- Sell yourself: When I was filling my application I was really confused about what the scholarship panel wanted from me. I asked a friend who happens to be an alumnus of this university that was also awarded a scholarship when he was here and he said ‘you have to sell yourself’. You have to show that you are worth the award. Some of the guys I interviewed said you need to show all that you have done in terms of experience, previous awards if you have been given, any volunteer work, how good you were during your undergraduate studies (for example if you were in the top 10% of your class when graduating). I had written the answers I thought were perfect when I asked him and I was like ‘wow! I have to hype myself’. It was strange for me because I usually like my work to speak for me.
- You need be straight to the point: That was a struggle for me because I like to yap (talk) or write a lot (that is one of the reason I started blogging. Facebook and Twitter’s words restriction was not doing it for me…lol). So having to convey my message in 50, sometimes 100 words, was really hard. I can say I rewrote my answers more than 50 times. I kept writing, editing, rewriting, editing over and over. I wanted to convey my thoughts without losing any part of it. I think that a dictionary or Google is helpful with rephrasing words.
- Know your course: This is so obvious to me but I found out that some people don’t know their intended course. Some people have chosen courses because of reasons like ‘I just want to travel out of my country’, ‘I want to make lots of money’, ‘I want an easy course’ and so on. I personally think that is wrong. You have to love your course and see how studying that course can impact the lives of people round the world.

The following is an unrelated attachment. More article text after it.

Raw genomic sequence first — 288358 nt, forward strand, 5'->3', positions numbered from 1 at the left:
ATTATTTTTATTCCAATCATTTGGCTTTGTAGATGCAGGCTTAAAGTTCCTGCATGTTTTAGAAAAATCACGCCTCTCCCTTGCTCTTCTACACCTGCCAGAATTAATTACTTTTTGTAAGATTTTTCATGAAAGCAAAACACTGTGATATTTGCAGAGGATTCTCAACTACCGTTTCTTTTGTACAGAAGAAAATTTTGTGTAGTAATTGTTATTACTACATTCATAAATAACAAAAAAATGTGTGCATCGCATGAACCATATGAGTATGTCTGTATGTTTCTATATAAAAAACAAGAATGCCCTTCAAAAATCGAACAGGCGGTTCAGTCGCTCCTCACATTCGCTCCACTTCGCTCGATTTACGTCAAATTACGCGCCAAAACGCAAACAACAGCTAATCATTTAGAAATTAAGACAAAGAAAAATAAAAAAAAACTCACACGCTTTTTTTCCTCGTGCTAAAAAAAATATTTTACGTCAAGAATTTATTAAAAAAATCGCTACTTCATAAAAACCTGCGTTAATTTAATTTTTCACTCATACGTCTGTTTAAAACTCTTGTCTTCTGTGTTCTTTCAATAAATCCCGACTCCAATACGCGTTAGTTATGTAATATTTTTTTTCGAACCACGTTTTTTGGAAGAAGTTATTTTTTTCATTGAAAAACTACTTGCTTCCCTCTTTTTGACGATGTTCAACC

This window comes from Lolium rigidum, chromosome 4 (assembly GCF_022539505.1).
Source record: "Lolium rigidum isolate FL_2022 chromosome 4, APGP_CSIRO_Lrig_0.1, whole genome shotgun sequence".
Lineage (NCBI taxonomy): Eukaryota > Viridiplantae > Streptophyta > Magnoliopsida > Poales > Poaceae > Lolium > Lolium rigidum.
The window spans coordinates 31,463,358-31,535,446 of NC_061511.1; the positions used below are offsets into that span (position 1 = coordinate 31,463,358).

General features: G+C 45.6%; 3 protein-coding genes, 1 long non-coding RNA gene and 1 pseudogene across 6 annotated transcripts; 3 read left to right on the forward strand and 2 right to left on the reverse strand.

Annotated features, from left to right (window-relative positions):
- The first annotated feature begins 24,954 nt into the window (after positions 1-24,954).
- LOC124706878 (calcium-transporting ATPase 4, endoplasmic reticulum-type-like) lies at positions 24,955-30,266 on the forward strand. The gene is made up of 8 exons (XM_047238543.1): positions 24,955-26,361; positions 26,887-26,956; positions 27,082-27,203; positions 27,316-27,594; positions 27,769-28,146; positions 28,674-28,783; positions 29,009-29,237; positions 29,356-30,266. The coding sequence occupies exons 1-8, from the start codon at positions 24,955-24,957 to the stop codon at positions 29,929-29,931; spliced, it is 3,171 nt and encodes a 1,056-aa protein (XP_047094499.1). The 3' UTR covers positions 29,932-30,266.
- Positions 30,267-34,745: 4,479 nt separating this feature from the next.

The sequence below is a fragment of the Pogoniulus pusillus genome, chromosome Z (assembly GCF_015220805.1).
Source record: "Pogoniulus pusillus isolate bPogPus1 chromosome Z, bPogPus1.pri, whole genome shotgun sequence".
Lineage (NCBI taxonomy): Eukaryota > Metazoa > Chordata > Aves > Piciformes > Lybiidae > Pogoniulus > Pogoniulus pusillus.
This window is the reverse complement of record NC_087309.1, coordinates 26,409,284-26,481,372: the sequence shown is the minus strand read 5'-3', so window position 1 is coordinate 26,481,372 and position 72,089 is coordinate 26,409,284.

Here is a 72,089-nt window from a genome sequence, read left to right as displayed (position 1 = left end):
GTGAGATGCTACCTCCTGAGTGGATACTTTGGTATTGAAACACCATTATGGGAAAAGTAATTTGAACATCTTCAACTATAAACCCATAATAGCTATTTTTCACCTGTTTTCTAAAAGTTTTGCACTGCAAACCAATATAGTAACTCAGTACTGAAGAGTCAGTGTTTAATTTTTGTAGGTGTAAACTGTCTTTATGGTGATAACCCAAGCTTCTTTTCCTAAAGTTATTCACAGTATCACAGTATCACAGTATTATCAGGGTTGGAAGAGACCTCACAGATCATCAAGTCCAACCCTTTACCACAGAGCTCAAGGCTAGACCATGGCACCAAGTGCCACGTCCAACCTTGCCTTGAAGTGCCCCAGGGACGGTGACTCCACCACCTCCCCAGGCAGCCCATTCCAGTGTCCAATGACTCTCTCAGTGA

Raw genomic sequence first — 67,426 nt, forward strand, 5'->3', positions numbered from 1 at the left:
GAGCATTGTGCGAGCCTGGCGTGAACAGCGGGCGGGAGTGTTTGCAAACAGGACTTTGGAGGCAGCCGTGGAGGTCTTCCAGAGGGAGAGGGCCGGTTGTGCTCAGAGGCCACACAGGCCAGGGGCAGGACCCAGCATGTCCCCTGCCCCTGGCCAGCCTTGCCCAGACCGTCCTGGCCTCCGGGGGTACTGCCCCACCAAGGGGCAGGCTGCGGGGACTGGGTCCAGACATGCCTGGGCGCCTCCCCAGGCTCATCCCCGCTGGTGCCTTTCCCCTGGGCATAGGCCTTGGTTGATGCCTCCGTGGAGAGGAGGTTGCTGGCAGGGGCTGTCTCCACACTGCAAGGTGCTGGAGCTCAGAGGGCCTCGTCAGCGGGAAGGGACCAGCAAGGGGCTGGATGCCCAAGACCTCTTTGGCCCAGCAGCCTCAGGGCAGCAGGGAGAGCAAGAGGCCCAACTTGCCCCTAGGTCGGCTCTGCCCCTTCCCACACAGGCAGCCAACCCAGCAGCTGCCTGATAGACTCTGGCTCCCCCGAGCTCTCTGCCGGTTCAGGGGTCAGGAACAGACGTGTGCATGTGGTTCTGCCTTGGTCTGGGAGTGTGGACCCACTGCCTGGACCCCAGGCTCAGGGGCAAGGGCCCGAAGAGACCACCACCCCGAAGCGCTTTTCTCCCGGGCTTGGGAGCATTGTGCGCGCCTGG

- Answer the questions truthfully: This is a point that I personally believe in. I know some people are very good with words but I believe that you need to answer the questions asked as truthfully as you can. You never know if your answers could be brought up against you. I didn’t complete some scholarships because I didn’t agree with their terms and conditions and I just couldn’t continue with it. I didn’t want to lie. And there was a question where it was asked ‘how would the scholarship help you?’ One of my reasons was ‘I won’t be able to afford to study here’. There was no need beating about the bush. It was the plain truth.